Paintings can be a lot more interesting with the addition of a few figures, however many students avoid adding them as they can seem rather daunting to paint. Having a sketchbook to hand is a good idea, perhaps keep one in the glove box of your car or in a bag – always ready to use at any opportunity. If you are on a bus, train or sitting on a bench outdoors there will be people to observe and use as a sketching subject.
If you find the idea of sketching outdoors nerve racking, take photographs on your mobile or have a small camera in your pocket so if you see something, you can capture it instantly. Even using a photograph on a computer screen as a reference point will help you to capture a moment as a sketch.
All the sketches I used for this article were captured on a single day out, in and around the harbour at West Mersea. I spent the day collecting ideas, drawing, painting and just looking.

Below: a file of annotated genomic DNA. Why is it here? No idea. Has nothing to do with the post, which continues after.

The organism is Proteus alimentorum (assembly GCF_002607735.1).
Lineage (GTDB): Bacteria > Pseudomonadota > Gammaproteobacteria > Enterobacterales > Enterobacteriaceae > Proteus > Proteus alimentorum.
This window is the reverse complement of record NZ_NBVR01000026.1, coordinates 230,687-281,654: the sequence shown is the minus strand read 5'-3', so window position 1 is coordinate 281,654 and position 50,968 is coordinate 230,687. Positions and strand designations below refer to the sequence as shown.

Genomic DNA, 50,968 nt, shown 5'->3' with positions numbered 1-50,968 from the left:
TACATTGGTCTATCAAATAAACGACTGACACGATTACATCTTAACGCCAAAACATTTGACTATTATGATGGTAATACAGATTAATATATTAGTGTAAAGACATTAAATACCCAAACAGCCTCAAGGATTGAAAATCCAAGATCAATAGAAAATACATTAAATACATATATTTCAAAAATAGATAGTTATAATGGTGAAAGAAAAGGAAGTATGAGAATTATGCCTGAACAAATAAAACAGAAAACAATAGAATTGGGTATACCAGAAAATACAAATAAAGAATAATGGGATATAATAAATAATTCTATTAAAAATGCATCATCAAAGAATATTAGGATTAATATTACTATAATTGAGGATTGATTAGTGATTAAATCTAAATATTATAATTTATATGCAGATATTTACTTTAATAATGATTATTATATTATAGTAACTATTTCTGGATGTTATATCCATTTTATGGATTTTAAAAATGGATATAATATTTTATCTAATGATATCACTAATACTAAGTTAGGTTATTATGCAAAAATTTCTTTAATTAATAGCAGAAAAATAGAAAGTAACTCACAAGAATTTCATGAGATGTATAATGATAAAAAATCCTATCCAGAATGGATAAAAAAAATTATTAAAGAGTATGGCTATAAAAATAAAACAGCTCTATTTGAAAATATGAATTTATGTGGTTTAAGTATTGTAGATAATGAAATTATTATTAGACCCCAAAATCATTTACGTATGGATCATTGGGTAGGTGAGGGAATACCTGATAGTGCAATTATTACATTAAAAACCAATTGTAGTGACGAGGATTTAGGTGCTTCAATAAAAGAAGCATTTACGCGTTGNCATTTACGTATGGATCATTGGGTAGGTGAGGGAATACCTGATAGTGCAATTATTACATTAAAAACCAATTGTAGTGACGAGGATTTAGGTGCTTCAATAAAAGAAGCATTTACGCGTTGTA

The Fish Shack, watercolour on Bockingford watercolour paper, (28x43cm).
The two simple figures add interest and suggest a story; they become the focal point silhouetted against the sky, discussing the catch of the day!
Action sketches add movement and activity to a painting, and only one is needed to suggest something is happening. Other figures can be used as space fillers.
Demonstration - Simple figure study
It is easier to draw people either walking towards or away from you. Try placing it in different paintings and by changing the colours or altering it slightly, it won’t seem like the same subject at all.
Draw the figure.
Beginning with ultramarine block in the shirt, dropping in some stronger colour towards the waist.
Oilskin waders are traditionally yellow or orange, so use cadmium yellow darkened with a little shadow colour or a purple mix. I try to keep to a limited palette to paint the figure so similar colours were used for the paddle. Use burnt sienna for the jacket and a mix of ultramarine and burnt sienna create the darks needed.
The amount of detail needed really depends on whether the figure is in the foreground or middle distance; the nearer the foreground the more detail will be needed. Add the checks on the shirt using a half Rigger brush and a darker mix of ultramarine. Finally paint the braces by adding a little burnt umber to the ultramarine.
This is an extract from the full article which can be found in the July 2014 issue of Leisure Painter